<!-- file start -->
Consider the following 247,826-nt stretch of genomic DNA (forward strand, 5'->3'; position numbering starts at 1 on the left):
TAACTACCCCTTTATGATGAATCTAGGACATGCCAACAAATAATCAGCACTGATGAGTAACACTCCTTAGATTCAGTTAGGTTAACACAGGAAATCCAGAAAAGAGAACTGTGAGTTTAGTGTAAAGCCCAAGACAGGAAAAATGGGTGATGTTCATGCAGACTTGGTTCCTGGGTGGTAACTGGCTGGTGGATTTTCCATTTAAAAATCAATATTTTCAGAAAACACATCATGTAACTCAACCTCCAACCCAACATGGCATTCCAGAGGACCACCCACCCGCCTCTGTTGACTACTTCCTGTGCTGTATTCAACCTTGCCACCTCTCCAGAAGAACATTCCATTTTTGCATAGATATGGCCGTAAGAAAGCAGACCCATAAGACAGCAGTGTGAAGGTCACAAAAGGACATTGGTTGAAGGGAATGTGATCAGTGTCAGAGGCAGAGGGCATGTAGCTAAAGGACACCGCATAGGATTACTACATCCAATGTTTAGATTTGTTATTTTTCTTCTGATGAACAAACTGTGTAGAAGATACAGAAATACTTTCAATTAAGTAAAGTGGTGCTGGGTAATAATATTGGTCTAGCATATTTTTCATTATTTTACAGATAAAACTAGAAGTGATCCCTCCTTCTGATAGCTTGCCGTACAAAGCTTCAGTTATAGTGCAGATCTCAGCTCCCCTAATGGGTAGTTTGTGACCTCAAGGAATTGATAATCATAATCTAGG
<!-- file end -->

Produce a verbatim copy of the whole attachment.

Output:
Consider the following 247,826-nt stretch of genomic DNA (forward strand, 5'->3'; position numbering starts at 1 on the left):
TAACTACCCCTTTATGATGAATCTAGGACATGCCAACAAATAATCAGCACTGATGAGTAACACTCCTTAGATTCAGTTAGGTTAACACAGGAAATCCAGAAAAGAGAACTGTGAGTTTAGTGTAAAGCCCAAGACAGGAAAAATGGGTGATGTTCATGCAGACTTGGTTCCTGGGTGGTAACTGGCTGGTGGATTTTCCATTTAAAAATCAATATTTTCAGAAAACACATCATGTAACTCAACCTCCAACCCAACATGGCATTCCAGAGGACCACCCACCCGCCTCTGTTGACTACTTCCTGTGCTGTATTCAACCTTGCCACCTCTCCAGAAGAACATTCCATTTTTGCATAGATATGGCCGTAAGAAAGCAGACCCATAAGACAGCAGTGTGAAGGTCACAAAAGGACATTGGTTGAAGGGAATGTGATCAGTGTCAGAGGCAGAGGGCATGTAGCTAAAGGACACCGCATAGGATTACTACATCCAATGTTTAGATTTGTTATTTTTCTTCTGATGAACAAACTGTGTAGAAGATACAGAAATACTTTCAATTAAGTAAAGTGGTGCTGGGTAATAATATTGGTCTAGCATATTTTTCATTATTTTACAGATAAAACTAGAAGTGATCCCTCCTTCTGATAGCTTGCCGTACAAAGCTTCAGTTATAGTGCAGATCTCAGCTCCCCTAATGGGTAGTTTGTGACCTCAAGGAATTGATAATCATAATCTAGG